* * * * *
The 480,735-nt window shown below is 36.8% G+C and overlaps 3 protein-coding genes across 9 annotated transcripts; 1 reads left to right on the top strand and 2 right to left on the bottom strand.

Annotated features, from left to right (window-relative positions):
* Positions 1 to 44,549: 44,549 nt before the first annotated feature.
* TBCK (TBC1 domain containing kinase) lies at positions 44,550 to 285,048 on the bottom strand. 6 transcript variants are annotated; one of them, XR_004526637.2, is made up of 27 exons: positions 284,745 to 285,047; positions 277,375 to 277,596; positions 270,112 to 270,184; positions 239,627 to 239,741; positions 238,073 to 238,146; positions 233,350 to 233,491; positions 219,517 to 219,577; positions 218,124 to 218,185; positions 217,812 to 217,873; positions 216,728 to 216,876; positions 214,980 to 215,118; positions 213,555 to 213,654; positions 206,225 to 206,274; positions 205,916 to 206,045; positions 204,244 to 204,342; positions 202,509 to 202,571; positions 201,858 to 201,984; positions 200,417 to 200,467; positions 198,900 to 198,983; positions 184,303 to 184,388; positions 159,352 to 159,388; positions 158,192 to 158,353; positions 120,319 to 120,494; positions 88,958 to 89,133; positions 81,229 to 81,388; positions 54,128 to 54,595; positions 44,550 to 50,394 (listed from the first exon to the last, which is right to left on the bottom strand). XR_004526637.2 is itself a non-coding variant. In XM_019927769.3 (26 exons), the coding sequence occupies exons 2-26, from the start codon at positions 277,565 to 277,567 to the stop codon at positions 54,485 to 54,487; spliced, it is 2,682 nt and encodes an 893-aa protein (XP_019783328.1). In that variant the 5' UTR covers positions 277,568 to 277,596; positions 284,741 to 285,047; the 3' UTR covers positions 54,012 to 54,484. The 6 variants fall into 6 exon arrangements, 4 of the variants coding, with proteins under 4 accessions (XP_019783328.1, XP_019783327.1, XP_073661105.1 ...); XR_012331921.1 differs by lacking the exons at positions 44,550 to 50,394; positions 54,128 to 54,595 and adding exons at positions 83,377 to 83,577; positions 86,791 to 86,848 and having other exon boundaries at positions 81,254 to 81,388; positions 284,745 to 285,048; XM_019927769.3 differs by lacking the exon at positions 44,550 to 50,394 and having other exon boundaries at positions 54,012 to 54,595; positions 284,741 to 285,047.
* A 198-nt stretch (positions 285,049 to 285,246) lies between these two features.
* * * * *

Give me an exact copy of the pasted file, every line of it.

The 480,735-nt window shown below is 36.8% G+C and overlaps 3 protein-coding genes across 9 annotated transcripts; 1 reads left to right on the top strand and 2 right to left on the bottom strand.

Annotated features, from left to right (window-relative positions):
* Positions 1 to 44,549: 44,549 nt before the first annotated feature.
* TBCK (TBC1 domain containing kinase) lies at positions 44,550 to 285,048 on the bottom strand. 6 transcript variants are annotated; one of them, XR_004526637.2, is made up of 27 exons: positions 284,745 to 285,047; positions 277,375 to 277,596; positions 270,112 to 270,184; positions 239,627 to 239,741; positions 238,073 to 238,146; positions 233,350 to 233,491; positions 219,517 to 219,577; positions 218,124 to 218,185; positions 217,812 to 217,873; positions 216,728 to 216,876; positions 214,980 to 215,118; positions 213,555 to 213,654; positions 206,225 to 206,274; positions 205,916 to 206,045; positions 204,244 to 204,342; positions 202,509 to 202,571; positions 201,858 to 201,984; positions 200,417 to 200,467; positions 198,900 to 198,983; positions 184,303 to 184,388; positions 159,352 to 159,388; positions 158,192 to 158,353; positions 120,319 to 120,494; positions 88,958 to 89,133; positions 81,229 to 81,388; positions 54,128 to 54,595; positions 44,550 to 50,394 (listed from the first exon to the last, which is right to left on the bottom strand). XR_004526637.2 is itself a non-coding variant. In XM_019927769.3 (26 exons), the coding sequence occupies exons 2-26, from the start codon at positions 277,565 to 277,567 to the stop codon at positions 54,485 to 54,487; spliced, it is 2,682 nt and encodes an 893-aa protein (XP_019783328.1). In that variant the 5' UTR covers positions 277,568 to 277,596; positions 284,741 to 285,047; the 3' UTR covers positions 54,012 to 54,484. The 6 variants fall into 6 exon arrangements, 4 of the variants coding, with proteins under 4 accessions (XP_019783328.1, XP_019783327.1, XP_073661105.1 ...); XR_012331921.1 differs by lacking the exons at positions 44,550 to 50,394; positions 54,128 to 54,595 and adding exons at positions 83,377 to 83,577; positions 86,791 to 86,848 and having other exon boundaries at positions 81,254 to 81,388; positions 284,745 to 285,048; XM_019927769.3 differs by lacking the exon at positions 44,550 to 50,394 and having other exon boundaries at positions 54,012 to 54,595; positions 284,741 to 285,047.
* A 198-nt stretch (positions 285,049 to 285,246) lies between these two features.